Hopefully we are in for a stretch of warmer weather. Mom and I are more than ready to get back into our schedules at the rec center and seeing all the people at Senior Citizens. It will be a pleasure to hear Mom and Lizzie Mae Wright carry on a conversation about old times.

We have been having a conversation on Facebook about the dinky and slate dump that was owned by the Marlowe Coal Company and was in the camp. Many Marlowe residents must have spent hours playing there. Maybe that’s why “Speed Nichols,” not Scrub Nichols like I said last week, made the comment to Mommy and her brothers and sisters about getting in the new washer and taking a bath themselves.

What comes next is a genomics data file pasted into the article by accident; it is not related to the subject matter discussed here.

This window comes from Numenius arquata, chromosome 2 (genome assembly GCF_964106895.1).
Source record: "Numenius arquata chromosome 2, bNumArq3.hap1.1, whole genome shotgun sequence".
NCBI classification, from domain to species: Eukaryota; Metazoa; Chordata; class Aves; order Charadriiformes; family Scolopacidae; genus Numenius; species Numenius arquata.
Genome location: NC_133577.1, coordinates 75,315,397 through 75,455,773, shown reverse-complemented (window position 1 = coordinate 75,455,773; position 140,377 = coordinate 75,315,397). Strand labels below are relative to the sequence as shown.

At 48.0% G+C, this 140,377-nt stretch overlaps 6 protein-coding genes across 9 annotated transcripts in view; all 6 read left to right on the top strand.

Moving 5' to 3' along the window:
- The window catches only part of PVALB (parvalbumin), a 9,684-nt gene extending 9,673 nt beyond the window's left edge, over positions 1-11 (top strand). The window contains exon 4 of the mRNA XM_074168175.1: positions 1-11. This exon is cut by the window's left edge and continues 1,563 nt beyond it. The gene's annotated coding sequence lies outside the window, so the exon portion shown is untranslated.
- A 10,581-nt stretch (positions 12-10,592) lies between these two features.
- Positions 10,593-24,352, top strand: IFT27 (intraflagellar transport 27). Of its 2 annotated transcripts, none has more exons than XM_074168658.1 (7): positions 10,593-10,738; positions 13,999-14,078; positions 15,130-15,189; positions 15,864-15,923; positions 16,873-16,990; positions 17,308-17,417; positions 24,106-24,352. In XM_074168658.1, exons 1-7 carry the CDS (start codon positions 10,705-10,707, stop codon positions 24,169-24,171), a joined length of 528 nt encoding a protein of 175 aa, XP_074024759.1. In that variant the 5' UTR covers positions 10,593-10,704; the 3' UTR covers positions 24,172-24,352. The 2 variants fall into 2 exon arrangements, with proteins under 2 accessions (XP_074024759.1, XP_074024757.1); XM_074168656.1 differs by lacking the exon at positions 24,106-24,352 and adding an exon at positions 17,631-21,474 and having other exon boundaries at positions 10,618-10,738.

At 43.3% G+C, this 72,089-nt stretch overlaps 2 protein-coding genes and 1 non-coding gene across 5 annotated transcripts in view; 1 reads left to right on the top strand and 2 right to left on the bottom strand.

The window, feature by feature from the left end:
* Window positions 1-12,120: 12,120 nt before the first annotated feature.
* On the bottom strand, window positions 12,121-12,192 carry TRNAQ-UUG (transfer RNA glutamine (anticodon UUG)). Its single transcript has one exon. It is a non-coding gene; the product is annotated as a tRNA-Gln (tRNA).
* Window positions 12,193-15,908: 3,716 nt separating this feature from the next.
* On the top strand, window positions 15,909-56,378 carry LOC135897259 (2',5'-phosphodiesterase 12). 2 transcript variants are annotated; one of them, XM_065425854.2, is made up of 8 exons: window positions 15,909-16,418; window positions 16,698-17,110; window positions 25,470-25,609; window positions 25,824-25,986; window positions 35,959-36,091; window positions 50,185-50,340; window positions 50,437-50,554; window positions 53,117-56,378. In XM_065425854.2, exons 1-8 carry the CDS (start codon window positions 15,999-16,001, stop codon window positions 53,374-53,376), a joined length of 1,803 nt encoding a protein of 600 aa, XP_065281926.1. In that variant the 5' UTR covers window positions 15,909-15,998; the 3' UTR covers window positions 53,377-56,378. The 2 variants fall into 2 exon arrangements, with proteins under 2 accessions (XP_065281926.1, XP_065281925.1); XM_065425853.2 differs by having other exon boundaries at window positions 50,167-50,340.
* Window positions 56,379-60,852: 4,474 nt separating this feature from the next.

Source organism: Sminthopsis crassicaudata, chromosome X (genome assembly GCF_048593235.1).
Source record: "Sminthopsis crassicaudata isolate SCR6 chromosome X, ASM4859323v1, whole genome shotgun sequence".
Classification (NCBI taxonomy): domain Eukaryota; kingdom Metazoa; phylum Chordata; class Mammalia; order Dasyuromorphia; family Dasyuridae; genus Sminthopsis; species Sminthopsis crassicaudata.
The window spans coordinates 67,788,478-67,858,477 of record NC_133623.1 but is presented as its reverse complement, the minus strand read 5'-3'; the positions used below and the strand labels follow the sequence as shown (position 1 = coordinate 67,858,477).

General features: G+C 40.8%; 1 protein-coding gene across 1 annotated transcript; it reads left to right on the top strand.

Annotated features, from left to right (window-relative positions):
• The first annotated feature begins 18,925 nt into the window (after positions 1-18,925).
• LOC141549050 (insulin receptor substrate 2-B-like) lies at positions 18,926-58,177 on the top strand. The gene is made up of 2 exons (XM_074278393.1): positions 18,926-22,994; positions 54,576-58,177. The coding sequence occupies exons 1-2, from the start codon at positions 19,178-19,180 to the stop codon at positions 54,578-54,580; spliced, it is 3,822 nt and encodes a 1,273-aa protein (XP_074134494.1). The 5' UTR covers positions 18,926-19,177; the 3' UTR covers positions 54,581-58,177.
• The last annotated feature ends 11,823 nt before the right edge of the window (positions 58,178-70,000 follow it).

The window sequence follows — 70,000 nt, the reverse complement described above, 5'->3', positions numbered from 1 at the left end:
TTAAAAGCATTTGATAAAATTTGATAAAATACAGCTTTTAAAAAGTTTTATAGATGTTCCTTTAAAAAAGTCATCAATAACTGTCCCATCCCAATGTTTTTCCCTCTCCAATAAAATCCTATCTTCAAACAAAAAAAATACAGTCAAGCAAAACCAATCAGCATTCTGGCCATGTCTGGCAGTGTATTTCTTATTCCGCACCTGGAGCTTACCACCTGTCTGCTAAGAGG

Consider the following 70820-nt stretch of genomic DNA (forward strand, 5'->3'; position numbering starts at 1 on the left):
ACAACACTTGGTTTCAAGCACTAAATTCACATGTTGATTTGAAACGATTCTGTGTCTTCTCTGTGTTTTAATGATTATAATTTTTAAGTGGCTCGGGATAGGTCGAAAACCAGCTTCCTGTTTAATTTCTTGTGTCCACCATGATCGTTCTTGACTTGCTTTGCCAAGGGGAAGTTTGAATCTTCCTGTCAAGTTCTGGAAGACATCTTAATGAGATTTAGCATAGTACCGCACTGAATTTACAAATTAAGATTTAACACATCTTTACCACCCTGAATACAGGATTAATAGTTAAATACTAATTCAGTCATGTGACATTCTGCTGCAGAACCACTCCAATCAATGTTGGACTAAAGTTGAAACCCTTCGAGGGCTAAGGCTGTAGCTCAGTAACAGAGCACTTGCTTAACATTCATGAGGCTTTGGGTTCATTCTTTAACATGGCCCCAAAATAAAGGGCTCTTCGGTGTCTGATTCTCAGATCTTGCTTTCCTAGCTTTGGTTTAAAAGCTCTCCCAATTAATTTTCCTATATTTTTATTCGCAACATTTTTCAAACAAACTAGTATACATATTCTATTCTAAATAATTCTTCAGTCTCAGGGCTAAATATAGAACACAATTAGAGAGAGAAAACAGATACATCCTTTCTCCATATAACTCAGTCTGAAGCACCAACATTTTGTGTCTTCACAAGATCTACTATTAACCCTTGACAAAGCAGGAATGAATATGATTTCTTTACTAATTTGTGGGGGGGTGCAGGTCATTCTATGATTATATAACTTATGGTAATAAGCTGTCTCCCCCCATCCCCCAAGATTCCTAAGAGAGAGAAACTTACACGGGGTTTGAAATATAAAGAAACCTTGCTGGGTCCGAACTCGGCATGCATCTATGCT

Here’s the conversation from Facebook and the picture the comments were made about is pictured here:

Jeanette Tacket Yonts: Ernest Kathleen Brock I know that’s the school but is that the commissary on the right hand side of the picture?

Kathleen Brock: Yes that is the commissary and Maynard Banks and Nellie lived in the little white house at the foot of the steps going up to the school. Put all you can of the oldies on here. Love all of you.

Ruth Ann Blair Brown: I lived in Marlowe in the 50’s. We lived on the row where Tommy Hatton and Frank Wilson lived.

Margaret Combs: Love this picture. So many memories, we played softball there at the old tipple.

Shirley Boatright Lattis: Oh memories, aren’t they wonderful?

Jim Cornett: At one time, we lived in that house at the foot of the school hill in this photo.

Joanne Cole: Someone please tell me I think I remember something called a dinky or was it a small train, no one knows what I’m talking about.

Astor Hatton: It was the old train that brought the coal from the head of the hollow when they worked the mine before moving the operation of the mining to Camp Branch!! It was parked in a shed above the tipple for years when we were growing up.